Sunday, 29 December 2019

Challenging Conversations: A Checklist

Difficult conversations "are all about coming to a common and workable solution that helps everyone to grow and move past the situation" (Brian Gatens). In education there may be several times we need to have a difficult or challenging situation; with students, whānau,  student teachers, colleagues, leaders etc for a variety of reasons. Throughout this year, I have needed to have a few myself, particularly with student teachers and colleagues. As a result, I wanted to learn further about difficult conversations. 

After researching and reflecting on what I read, watched and discussed, below are the key points I have taken away about having challenging conversations;
  • Scheduling the chat to be at an appropriate time is important. This is to ensure there is plenty of time, so the conversation doesn't feel rushed or incomplete at the end. When scheduling, give some indication to the other person what the conversation will be about if you feel it is appropriate, so that they have time to think about it/make their own notes prior.
  • Prepare a list of things you would like to say before going into the conversation and stick to the facts throughout. These will help you to stay on track, and reduce opinions and emotions coming into the discussion.
  • At the beginning of the conversation, explain the purpose of the meeting clearly and deliberately. Disclose concerns/problems honestly and respectfully. If you aren't open and honest throughout the conversation about what you are thinking, there may be limited steps forward to resolve the issue.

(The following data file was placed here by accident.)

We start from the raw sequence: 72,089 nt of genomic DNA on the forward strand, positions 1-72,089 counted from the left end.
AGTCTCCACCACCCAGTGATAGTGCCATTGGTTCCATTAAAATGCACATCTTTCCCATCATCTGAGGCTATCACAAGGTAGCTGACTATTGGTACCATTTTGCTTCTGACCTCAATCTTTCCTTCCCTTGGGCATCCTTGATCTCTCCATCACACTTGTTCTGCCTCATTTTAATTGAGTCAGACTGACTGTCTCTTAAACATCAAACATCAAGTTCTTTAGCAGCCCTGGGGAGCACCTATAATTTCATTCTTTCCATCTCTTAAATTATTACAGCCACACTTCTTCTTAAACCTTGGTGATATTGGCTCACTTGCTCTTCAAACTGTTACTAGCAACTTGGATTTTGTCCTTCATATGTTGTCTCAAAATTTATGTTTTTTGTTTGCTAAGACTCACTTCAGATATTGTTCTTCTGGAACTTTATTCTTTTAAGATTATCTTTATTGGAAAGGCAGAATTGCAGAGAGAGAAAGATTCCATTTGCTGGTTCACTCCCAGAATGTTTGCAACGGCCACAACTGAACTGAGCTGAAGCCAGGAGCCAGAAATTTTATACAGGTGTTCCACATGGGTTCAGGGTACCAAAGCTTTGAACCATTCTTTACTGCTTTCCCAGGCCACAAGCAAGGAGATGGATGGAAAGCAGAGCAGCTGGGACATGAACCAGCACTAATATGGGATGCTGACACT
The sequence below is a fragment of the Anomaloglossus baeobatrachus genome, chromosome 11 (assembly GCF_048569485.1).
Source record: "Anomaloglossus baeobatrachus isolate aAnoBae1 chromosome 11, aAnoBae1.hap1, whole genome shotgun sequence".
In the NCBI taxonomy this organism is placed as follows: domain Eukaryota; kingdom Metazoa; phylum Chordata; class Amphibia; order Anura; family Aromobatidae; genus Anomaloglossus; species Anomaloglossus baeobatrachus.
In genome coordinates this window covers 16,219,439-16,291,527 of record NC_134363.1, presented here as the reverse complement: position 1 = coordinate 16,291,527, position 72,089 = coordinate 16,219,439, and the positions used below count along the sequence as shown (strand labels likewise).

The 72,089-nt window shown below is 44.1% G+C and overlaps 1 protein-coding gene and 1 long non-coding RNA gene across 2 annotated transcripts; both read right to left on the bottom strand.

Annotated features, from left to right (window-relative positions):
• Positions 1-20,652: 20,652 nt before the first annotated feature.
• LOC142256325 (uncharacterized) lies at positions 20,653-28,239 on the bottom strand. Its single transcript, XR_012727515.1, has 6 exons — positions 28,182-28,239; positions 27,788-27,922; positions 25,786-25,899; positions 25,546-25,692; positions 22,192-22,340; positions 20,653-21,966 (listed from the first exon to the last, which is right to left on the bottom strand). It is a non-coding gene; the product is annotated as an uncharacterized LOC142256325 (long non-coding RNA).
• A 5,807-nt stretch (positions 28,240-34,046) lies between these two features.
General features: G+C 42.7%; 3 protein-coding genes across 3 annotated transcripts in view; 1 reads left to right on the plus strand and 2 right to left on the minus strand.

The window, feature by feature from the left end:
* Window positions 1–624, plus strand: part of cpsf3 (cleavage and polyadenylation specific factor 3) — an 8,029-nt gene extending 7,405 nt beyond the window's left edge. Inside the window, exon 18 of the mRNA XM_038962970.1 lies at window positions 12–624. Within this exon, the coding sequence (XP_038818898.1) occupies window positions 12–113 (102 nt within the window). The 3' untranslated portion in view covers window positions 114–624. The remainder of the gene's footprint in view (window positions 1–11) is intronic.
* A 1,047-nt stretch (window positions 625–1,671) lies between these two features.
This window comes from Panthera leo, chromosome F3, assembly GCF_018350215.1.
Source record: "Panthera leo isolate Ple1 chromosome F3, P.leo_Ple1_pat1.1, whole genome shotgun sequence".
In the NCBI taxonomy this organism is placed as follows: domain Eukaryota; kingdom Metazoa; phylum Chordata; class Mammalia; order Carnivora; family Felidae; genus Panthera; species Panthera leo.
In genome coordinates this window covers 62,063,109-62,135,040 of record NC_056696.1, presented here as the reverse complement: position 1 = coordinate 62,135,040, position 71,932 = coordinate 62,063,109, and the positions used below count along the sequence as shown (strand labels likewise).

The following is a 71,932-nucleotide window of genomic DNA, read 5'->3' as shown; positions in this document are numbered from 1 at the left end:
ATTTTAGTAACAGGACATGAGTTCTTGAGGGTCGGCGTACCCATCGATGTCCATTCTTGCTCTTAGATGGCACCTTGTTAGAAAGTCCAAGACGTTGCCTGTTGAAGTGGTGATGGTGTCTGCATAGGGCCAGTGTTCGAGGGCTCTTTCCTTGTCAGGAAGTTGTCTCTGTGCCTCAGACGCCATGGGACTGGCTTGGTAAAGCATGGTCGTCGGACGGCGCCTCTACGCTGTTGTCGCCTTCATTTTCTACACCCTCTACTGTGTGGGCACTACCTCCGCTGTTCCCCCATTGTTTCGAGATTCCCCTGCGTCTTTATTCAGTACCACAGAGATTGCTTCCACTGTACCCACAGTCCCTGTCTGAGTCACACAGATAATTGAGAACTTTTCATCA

• Support your point of view with specific examples to illustrate - remain factual. Be assertive, not passive. You want to get your point across, but you also want to maintain a positive relationship afterward.
  • "Get curious, not furious" (Richard Wells) - ask questions as opposed to giving statements, inquire rather than instantly attempting to solve a problem.
  • Be prepared to have your own assumptions and beliefs challenged, to increase validity of reasoning and demonstrate you are open to a conversation. Be sure to consider the possible causes of the concern/problem (this is key!).
  • Use tentative language as opposed to definitive - opening up and inviting them into the conversation. Provide time for the other(s) involved to share their perspectives. 
  • Paraphrase what the other person or people are saying, to demonstrate you are actively listening. Ask open-ended questions to encourage them to elaborate further, to gain further understanding of their perspective.
  • Once you've heard and considered all perspectives, brainstorm possible solutions/next steps together. What do we value moving forward, not what do I value. The decision making process needs to be shared. All should understand the 'why' behind the solutions suggested, not feel as if they are being put in place because the 'person in power' has said so!
  • Summarise the meeting, write down the next steps/where to from here, and make a time/further meeting to check in on these steps and how they are progressing
  • Afterward, once all members of the conversation have had time to process and reflect, there may be further questions or comments to discuss (so be open to emails or another meeting to be scheduled).
Alongside is a sketchnote created by Richard Wells. The bullet points in this post came from a discussion we had using the sketchnote as a prompt, as well as the resources listed below.
I thought this was a great final post for the year, to feel more confident to have difficult conversations in 2020 - bring on my fifth year!

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